THE TURN OF THE CENTURY MORGAN
Alexander the Great (1908) by Lyndon, who traces to Billy Root 1829 and out of Kitty Thurber by Ethan Allen 2nd, with one line to Figure through the Hawkins Horse, and one to Thoroughbred through Shark. I present this horse first because he exemplifies “old Vermont” breeding. He is low-withered and somewhat soft-backed, but broad-chested and broad and muscular over the loins. The neck is heavy but beautifully shaped, the limbs substantial and correct, the length of “rein” spectacular. More than anything else, however, what makes this horse desirable is the sweet, curious, biddable expression, the very essence of good-mindedness and easy trainability. This is the sort of horse that the average person can enjoy—something we are sorely lacking in the present day.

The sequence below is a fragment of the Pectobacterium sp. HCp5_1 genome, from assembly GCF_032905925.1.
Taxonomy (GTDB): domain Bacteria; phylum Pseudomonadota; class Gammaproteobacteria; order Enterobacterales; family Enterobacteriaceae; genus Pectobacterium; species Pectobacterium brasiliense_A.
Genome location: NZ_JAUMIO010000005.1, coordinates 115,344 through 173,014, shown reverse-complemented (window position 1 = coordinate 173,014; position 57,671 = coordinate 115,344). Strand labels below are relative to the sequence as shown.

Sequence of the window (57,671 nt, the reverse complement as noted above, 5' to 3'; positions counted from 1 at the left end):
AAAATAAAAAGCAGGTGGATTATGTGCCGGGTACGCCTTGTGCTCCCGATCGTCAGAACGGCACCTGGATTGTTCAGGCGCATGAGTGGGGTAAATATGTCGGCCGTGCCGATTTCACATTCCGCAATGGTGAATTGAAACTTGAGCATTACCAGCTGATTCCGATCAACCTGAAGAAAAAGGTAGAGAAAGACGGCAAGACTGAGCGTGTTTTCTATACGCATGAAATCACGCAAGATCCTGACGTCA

Billy Root 2nd (1905) by Young General Gifford who traces to Woodbury, Bulrush and Sherman Morgan, and out of an unknown mare. Standing a little taller on the leg than Alexander the Great, this horse exemplifies the “ride and drive” type of horse widely sought after by Americans in the gaslight era. Note the long, muscular croup; excellent coupling; mediumlength back; superb shoulder; shapely neck; correct limbs; substantial hooves; well-carven head; and the quietly intelligent expression.